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Surfing in the Black Sea, Turkey - Photo credit MagicSeaweed.com

Ever since the time of the Ottoman Empire, local fishermen in Turkey have been riding the waves of the Black Sea in a form of bodysurfing called Viya. To the north of Istanbul, a number of reef and point breaks attract a local crowd whenever there’s a swell. The most popular waves can be found in the village of Rumeli Feneri, with an impressive right-hand reef break both bodysurfers and surfers love to ride. Other spots worth mentioning are Şile Merkez, Ağlayankaya and Woody Wille.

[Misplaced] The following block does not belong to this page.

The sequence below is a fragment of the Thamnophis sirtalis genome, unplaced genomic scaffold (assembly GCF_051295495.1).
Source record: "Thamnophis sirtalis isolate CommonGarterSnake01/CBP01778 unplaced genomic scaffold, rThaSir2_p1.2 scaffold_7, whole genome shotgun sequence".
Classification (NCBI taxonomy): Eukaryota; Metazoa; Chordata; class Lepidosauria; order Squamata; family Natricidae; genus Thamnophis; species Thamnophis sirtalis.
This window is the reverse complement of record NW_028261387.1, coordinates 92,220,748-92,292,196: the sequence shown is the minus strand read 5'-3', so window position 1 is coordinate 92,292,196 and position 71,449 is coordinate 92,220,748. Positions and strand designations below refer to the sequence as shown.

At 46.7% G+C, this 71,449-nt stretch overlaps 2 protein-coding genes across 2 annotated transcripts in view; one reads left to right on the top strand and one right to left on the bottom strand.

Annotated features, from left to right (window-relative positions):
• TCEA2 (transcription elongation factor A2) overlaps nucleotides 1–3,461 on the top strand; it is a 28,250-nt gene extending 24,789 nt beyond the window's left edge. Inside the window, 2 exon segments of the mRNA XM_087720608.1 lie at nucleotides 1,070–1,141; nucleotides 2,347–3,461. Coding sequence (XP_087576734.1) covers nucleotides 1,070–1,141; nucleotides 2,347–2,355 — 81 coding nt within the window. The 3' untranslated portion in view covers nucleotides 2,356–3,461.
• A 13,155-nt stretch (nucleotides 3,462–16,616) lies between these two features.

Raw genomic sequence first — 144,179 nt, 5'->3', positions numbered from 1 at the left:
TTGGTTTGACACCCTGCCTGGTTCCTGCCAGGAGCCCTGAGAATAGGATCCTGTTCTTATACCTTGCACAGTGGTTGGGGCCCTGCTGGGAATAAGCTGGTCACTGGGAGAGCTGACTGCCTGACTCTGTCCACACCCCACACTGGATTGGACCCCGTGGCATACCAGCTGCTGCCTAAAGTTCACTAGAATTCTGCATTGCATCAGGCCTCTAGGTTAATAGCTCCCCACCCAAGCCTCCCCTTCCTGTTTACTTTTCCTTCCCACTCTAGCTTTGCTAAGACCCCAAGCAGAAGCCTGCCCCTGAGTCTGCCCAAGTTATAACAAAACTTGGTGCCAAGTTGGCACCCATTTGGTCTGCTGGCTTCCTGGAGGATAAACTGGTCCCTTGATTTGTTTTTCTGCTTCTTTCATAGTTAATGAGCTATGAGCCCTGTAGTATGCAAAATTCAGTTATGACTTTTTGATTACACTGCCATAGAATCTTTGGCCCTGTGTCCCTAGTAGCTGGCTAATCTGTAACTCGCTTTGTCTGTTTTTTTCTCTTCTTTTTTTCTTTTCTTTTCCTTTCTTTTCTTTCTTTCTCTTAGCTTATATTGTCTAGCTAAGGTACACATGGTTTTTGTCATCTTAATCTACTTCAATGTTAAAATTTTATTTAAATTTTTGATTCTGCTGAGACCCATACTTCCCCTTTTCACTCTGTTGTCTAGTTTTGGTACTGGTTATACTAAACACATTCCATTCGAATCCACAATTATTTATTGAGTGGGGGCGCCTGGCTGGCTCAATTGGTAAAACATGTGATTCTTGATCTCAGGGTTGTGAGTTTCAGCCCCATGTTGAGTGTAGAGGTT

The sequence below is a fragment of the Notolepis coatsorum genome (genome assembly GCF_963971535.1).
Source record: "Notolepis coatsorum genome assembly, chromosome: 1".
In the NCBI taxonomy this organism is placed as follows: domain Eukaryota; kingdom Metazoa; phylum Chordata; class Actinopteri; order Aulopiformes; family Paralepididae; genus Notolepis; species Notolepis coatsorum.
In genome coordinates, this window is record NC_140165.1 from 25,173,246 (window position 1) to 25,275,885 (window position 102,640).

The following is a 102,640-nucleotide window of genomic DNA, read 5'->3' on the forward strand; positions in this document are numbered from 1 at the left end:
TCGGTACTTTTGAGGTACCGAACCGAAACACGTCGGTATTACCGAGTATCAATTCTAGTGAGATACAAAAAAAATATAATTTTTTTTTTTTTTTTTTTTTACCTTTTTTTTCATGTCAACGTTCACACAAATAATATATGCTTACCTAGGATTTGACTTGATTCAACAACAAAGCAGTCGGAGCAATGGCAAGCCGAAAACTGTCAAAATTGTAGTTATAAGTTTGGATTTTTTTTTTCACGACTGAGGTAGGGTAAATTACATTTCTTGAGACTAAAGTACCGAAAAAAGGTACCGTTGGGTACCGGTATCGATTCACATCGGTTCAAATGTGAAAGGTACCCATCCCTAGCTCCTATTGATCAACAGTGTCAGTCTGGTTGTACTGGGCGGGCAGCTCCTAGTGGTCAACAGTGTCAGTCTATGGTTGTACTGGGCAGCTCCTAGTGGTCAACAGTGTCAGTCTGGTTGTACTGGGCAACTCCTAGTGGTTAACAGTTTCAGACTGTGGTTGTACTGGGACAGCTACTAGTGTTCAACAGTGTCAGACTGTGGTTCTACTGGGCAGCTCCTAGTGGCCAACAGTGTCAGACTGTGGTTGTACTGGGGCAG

Most people can’t even pin Bulgaria or Romania on the map, so it’s no wonder so few have heard of their surf. The surf culture here is almost nonexistent. The east coast of the Black Sea is constantly exposed to high winds, and sea storms occur all year round. These produce powerful and fast waves, and riding them before anyone else sure is something worth adding to your portfolio.

 

Traveling the world to ride the most famous waves can have its downsides. When reaching your destination, you might find yourself waiting in line. Therefore, going as far off the surfing radar as possible is the safest bet. And it does have a few other perks as well – uncrowded beaches you can have all to yourself, immersing yourself in a new culture, an extra dash of adrenaline, all add to the thrill of discovering an insane wave few have touched before.

 


Have you ever considered a surf trip to an uncrowded wave? Now’s your chance! Go to BookSurfCamps.com and choose an off-the-beaten path wave few surfers get to ride.